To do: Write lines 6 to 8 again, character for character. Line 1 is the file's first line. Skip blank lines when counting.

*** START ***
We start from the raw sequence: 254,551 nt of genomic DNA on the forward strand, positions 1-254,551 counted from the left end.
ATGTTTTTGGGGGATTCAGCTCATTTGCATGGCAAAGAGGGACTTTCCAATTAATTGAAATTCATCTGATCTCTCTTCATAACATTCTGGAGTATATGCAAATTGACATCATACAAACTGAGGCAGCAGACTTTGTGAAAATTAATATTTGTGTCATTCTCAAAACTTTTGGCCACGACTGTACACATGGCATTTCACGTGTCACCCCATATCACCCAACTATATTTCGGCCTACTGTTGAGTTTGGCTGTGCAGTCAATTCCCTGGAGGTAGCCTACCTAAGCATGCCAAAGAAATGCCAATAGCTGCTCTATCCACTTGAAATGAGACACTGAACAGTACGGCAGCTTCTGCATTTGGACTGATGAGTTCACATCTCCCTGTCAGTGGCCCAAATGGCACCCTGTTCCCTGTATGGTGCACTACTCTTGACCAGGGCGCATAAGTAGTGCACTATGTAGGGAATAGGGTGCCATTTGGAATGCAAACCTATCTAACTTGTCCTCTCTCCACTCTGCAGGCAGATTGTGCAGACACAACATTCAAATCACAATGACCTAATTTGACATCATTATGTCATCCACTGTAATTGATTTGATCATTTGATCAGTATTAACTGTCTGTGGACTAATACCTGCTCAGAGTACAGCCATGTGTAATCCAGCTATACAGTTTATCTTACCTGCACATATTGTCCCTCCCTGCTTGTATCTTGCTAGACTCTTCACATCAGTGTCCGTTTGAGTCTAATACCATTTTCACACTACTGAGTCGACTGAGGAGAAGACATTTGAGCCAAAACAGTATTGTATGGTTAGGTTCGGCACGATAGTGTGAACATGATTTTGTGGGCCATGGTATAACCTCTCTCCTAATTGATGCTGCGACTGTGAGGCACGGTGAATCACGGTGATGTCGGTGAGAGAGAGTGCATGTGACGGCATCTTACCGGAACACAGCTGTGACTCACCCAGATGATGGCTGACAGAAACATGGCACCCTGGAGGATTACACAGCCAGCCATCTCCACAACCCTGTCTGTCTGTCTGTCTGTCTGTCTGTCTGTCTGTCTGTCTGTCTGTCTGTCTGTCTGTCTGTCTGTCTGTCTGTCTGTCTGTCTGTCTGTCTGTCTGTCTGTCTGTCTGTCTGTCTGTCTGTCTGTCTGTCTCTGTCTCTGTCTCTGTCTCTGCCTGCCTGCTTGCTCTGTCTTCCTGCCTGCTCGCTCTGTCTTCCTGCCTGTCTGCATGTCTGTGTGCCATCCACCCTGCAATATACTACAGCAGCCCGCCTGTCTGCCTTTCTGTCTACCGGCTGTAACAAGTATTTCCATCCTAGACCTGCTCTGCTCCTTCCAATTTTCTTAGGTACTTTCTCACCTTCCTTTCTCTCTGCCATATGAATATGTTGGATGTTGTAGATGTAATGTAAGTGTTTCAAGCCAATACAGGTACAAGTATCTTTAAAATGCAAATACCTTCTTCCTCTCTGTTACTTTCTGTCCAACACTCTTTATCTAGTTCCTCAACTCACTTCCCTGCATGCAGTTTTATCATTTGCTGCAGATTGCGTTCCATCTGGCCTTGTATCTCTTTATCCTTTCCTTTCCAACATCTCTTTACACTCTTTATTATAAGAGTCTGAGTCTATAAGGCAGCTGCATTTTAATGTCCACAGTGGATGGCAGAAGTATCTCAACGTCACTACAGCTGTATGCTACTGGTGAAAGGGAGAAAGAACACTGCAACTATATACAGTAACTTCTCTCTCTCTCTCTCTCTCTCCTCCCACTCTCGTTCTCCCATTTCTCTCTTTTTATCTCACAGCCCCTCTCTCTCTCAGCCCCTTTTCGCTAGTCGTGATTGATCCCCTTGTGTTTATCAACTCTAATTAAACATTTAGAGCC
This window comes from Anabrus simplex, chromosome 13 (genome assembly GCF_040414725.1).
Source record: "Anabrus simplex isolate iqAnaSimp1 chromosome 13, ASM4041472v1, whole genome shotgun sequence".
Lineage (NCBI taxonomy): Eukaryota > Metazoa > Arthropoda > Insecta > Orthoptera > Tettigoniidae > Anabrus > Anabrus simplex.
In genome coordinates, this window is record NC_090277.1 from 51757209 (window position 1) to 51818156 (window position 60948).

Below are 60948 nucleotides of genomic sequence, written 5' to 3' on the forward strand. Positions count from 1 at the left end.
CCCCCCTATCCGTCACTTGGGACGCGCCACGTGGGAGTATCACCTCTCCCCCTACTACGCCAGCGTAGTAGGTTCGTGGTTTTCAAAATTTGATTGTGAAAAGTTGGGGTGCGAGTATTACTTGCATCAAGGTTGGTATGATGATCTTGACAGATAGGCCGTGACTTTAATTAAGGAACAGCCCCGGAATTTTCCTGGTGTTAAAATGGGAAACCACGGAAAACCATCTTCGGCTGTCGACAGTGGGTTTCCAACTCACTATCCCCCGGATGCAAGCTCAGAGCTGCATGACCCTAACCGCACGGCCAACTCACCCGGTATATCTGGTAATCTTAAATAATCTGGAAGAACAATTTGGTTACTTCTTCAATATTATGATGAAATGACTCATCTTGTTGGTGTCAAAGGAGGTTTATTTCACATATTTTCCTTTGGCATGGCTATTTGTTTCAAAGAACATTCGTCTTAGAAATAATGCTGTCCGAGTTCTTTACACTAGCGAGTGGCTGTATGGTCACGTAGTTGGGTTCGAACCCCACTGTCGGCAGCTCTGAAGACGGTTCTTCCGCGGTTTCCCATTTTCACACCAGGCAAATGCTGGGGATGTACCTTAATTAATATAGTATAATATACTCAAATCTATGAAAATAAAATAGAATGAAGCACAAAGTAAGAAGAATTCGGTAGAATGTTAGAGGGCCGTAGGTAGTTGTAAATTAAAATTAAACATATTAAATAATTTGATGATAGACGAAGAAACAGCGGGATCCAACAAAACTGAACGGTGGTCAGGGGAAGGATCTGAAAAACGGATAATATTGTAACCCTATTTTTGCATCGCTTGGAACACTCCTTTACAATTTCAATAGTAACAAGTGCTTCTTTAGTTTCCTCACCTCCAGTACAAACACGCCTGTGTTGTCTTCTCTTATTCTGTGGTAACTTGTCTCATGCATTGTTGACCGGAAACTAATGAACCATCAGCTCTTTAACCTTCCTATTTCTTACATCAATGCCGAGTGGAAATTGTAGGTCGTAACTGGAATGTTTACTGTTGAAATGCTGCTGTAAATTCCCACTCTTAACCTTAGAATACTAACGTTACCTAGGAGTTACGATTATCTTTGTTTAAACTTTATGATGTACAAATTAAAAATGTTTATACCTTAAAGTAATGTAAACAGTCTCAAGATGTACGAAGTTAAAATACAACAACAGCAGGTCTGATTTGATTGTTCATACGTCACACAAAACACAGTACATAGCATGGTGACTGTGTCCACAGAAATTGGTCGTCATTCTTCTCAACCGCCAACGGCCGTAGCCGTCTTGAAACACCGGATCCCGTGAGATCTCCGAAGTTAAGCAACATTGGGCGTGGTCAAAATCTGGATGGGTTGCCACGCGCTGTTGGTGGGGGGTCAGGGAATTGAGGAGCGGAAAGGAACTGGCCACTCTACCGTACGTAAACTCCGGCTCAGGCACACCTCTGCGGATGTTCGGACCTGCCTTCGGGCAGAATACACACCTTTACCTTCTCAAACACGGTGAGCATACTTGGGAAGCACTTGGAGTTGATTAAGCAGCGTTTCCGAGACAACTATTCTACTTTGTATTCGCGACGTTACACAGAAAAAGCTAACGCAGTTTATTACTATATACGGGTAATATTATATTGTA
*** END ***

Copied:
In genome coordinates, this window is record NC_090277.1 from 51757209 (window position 1) to 51818156 (window position 60948).

Below are 60948 nucleotides of genomic sequence, written 5' to 3' on the forward strand. Positions count from 1 at the left end.
CCCCCCTATCCGTCACTTGGGACGCGCCACGTGGGAGTATCACCTCTCCCCCTACTACGCCAGCGTAGTAGGTTCGTGGTTTTCAAAATTTGATTGTGAAAAGTTGGGGTGCGAGTATTACTTGCATCAAGGTTGGTATGATGATCTTGACAGATAGGCCGTGACTTTAATTAAGGAACAGCCCCGGAATTTTCCTGGTGTTAAAATGGGAAACCACGGAAAACCATCTTCGGCTGTCGACAGTGGGTTTCCAACTCACTATCCCCCGGATGCAAGCTCAGAGCTGCATGACCCTAACCGCACGGCCAACTCACCCGGTATATCTGGTAATCTTAAATAATCTGGAAGAACAATTTGGTTACTTCTTCAATATTATGATGAAATGACTCATCTTGTTGGTGTCAAAGGAGGTTTATTTCACATATTTTCCTTTGGCATGGCTATTTGTTTCAAAGAACATTCGTCTTAGAAATAATGCTGTCCGAGTTCTTTACACTAGCGAGTGGCTGTATGGTCACGTAGTTGGGTTCGAACCCCACTGTCGGCAGCTCTGAAGACGGTTCTTCCGCGGTTTCCCATTTTCACACCAGGCAAATGCTGGGGATGTACCTTAATTAATATAGTATAATATACTCAAATCTATGAAAATAAAATAGAATGAAGCACAAAGTAAGAAGAATTCGGTAGAATGTTAGAGGGCCGTAGGTAGTTGTAAATTAAAATTAAACATATTAAATAATTTGATGATAGACGAAGAAACAGCGGGATCCAACAAAACTGAACGGTGGTCAGGGGAAGGATCTGAAAAACGGATAATATTGTAACCCTATTTTTGCATCGCTTGGAACACTCCTTTACAATTTCAATAGTAACAAGTGCTTCTTTAGTTTCCTCACCTCCAGTACAAACACGCCTGTGTTGTCTTCTCTTATTCTGTGGTAACTTGTCTCATGCATTGTTGACCGGAAACTAATGAACCATCAGCTCTTTAACCTTCCTATTTCTTACATCAATGCCGAGTGGAAATTGTAGGTCGTAACTGGAATGTTTACTGTTGAAATGCTGCTGTAAATTCCCACTCTTAACCTTAGAATACTAACGTTACCTAGGAGTTACGATTATCTTTGTTTAAACTTTATGATGTACAAATTAAAAATGTTTATACCTTAAAGTAATGTAAACAGTCTCAAGATGTACGAAGTTAAAATACAACAACAGCAGGTCTGATTTGATTGTTCATACGTCACACAAAACACAGTACATAGCATGGTGACTGTGTCCACAGAAATTGGTCGTCATTCTTCTCAACCGCCAACGGCCGTAGCCGTCTTGAAACACCGGATCCCGTGAGATCTCCGAAGTTAAGCAACATTGGGCGTGGTCAAAATCTGGATGGGTTGCCACGCGCTGTTGGTGGGGGGTCAGGGAATTGAGGAGCGGAAAGGAACTGGCCACTCTACCGTACGTAAACTCCGGCTCAGGCACACCTCTGCGGATGTTCGGACCTGCCTTCGGGCAGAATACACACCTTTACCTTCTCAAACACGGTGAGCATACTTGGGAAGCACTTGGAGTTGATTAAGCAGCGTTTCCGAGACAACTATTCTACTTTGTATTCGCGACGTTACACAGAAAAAGCTAACGCAGTTTATTACTATATACGGGTAATATTATATTGTA